mental health

[OPINION] ‘Productivity’ is still a myth, even after this pandemic is over

Marguerite de Leon
[OPINION] ‘Productivity’ is still a myth, even after this pandemic is over
'[W]hat I fear is that when the world starts opening up again, people will believe that they no longer have an excuse to rest or space out anymore'

A piece of advice that continues to float around in these strange times is that we should stop worrying about productivity. That we are in an unusual, stressful, dreadful point in human history, and we need to be kind to ourselves and not be obsessed with keeping busy just because we have to stay home. (Those of us privileged enough to not have to leave home for work, that is.)  

It’s advice I agree with and embrace; people are starving and dying in droves, and it honestly means nothing whether you got a lot of work done or made a sourdough ube cheese dalgona basque sushi bake, or didn’t. Yes, you can be productive if you want to be, but you shouldn’t feel bad at all if you’d rather stream a show, or take a nap, or read a book. 

But what I fear is that when the world starts opening up again (though when the Philippines will participate in this, who the hell knows), people will believe that they no longer have an excuse to rest or space out anymore. Worse, some may even rationalize that they need to cram in even more work than ever before, since they need to make up for all that “wasted” time on lockdown.

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So, while I know that this seems a little premature, given that the light at the end of the pandemic tunnel is a fraction of a pinprick for a Filipino like me, I’d like to point out that productivity will still be a myth, a construct, an illusion, even when we’re back in our offices, mask-less, sucking in each other’s microbes like nobody’s business. 

The precariousness and unpredictability of our lives will remain unchanged. Pandemic or not, our time will always be valuable – and not in the way we were taught to believe. It is valuable not because it allows us to make more output, but precisely the opposite: because it gives us the opportunity to just enjoy the world while we still can, instead of fulfilling the bizarre, man-made condition that only busy lives with concrete products are worth anything.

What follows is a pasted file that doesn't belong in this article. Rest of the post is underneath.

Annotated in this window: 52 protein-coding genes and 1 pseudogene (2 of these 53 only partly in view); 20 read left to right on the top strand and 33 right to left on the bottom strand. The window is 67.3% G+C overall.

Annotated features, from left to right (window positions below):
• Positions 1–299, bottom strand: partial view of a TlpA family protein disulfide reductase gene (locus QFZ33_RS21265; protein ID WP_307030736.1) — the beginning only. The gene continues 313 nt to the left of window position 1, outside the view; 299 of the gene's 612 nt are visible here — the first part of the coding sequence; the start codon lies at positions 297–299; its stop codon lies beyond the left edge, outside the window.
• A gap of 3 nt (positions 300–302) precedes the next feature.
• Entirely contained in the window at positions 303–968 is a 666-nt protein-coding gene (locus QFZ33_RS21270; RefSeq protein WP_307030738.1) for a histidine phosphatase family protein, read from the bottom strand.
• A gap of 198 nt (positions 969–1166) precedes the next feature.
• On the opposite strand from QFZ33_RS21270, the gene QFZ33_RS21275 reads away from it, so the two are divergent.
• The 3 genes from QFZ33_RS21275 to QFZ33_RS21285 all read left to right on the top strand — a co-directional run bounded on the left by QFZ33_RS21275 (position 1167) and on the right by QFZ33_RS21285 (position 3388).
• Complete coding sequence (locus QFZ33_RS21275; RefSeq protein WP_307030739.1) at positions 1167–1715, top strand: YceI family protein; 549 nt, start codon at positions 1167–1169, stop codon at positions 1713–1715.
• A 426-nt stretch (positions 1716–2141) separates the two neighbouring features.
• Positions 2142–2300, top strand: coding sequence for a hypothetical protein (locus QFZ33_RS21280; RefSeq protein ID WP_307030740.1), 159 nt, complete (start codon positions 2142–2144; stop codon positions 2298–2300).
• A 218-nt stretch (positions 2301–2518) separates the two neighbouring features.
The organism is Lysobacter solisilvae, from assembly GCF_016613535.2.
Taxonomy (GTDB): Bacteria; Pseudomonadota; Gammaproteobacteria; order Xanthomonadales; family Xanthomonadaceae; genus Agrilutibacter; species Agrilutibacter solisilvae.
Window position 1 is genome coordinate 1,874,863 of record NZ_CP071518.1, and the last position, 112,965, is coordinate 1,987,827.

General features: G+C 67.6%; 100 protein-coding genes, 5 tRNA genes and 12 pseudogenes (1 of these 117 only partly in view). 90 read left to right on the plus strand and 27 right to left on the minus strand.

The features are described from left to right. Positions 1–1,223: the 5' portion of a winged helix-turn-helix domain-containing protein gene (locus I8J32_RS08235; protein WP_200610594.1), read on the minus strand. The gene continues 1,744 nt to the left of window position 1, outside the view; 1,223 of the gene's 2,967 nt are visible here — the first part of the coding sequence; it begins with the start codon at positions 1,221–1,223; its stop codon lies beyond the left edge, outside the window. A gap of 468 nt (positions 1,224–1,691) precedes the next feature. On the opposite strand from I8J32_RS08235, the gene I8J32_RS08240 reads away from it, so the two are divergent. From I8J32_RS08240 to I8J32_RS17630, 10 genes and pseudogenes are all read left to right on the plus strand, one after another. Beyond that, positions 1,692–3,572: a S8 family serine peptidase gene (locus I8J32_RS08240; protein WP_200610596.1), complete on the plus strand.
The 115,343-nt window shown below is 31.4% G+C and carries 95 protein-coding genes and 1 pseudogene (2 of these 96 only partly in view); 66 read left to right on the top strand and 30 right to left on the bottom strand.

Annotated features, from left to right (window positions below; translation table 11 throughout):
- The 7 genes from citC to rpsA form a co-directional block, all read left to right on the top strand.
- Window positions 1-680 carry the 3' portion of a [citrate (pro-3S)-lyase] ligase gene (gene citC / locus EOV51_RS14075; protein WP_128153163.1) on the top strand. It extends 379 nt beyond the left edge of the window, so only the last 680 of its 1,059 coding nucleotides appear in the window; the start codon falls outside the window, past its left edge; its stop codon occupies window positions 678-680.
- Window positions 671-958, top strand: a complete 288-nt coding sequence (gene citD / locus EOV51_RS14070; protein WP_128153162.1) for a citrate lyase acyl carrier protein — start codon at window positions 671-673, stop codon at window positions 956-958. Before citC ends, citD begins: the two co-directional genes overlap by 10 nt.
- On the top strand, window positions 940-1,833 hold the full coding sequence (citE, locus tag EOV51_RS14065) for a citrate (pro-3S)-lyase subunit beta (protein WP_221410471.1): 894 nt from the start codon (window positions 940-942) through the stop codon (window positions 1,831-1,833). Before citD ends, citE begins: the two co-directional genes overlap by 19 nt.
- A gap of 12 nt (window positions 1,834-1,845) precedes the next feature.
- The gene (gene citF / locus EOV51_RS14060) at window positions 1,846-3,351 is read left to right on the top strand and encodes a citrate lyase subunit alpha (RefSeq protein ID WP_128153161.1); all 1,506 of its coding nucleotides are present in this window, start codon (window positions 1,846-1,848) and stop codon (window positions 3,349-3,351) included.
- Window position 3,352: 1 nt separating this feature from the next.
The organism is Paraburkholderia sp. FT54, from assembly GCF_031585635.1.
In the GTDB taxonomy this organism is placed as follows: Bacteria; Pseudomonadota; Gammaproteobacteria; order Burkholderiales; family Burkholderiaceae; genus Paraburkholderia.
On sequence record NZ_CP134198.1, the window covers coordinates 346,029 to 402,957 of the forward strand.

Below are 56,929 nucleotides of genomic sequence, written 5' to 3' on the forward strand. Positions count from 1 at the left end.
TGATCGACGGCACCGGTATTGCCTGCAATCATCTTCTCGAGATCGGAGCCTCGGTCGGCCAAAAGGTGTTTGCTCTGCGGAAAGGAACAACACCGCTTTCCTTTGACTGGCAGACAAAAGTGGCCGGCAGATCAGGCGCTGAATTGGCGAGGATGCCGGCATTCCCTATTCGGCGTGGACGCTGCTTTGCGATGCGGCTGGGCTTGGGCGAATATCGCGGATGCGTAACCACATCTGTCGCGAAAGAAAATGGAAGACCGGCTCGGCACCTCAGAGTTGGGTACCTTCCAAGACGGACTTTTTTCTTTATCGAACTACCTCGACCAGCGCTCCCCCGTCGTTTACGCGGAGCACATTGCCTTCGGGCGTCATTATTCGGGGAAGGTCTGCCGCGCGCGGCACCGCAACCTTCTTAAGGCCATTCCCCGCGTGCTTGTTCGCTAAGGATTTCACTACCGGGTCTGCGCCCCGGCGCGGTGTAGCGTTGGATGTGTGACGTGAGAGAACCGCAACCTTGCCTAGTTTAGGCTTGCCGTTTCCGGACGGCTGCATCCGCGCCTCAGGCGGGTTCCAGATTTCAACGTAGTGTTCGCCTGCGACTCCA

In fact, we should be even more accepting of doing nothing if or when we survive this pandemic. Now that we understand how our world can be so viciously upended overnight, and that we can literally be healthy one day and strapped to an oxygen tank the next, it should be clear to us that when we have free time, we should enjoy it.

It’s a bit macabre, but I try to use a deathbed scenario when I’m deciding whether something is worth doing or not. I imagine that I’m moments away from croaking, thinking back on how I lived my life, and if the thing I’m planning to do at present is something that my future dying self would think was a waste of precious time, then I’d at least think twice about doing it. And more often than not, the acts that fall under this “waste of precious time” category include doing office work on days off, and basically doing things just to prove to others (and Instagram) that I didn’t sleep all day or binge whole seasons of a show in one sitting. 

Because the thing is, I love taking long naps. I love obsessing over the next Nordic crime drama. I love reading books on the couch until my eyes get heavy (which means nap time again!). Why deny doing these things when I have the time to? Why call it free time, or leisure time, or a day off, if it’s spent feeling bad that you’re not responding to emails?

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It’s okay to be lazy when you have time to be. Because chances are, the moments when you’re not lazy – when you’re actually at work, or tending to your loved ones’ needs – entail more than just physical energy, but mental sharpness, emotional maturity (also known as superhuman patience towards terrible people), and tons of empathy as well. After hours upon hours, days upon days, of participating in this bloodsport that is “being a human of worth,” you really do deserve to take all this pressure off your shoulders for a bit. 

What’s more, free time is a rare privilege to begin with. For you to read this and relate to it means that you are not like many others – those juggling multiple jobs just to keep their families fed, or those begging for morsels of employment after being laid off. Don’t squander this privilege just because you feel pressured by society to be more, to do more, to grind, to push, to hustle. There’s a reason they’re called buzzwords – it’s all empty noise.

It’s true that once we are past this pandemic, we are past an unusual, stressful, dreadful point in human history. But the world after that, as with the world before it, will not be immune to hardships, and sacrifices, and injustices, either. It will remain a world where burdens are heavy and expectations are high. However, it will also be the same world that offers great beauty, laughter, and peace – but only if you take the time off for it. – Rappler.com

Marguerite de Leon

Marguerite Alcazaren de Leon heads Rappler’s Life and Style, Entertainment, and Opinion sections. She has been with Rappler since 2013, and also served as its social media producer for six years. She is also a fictionist.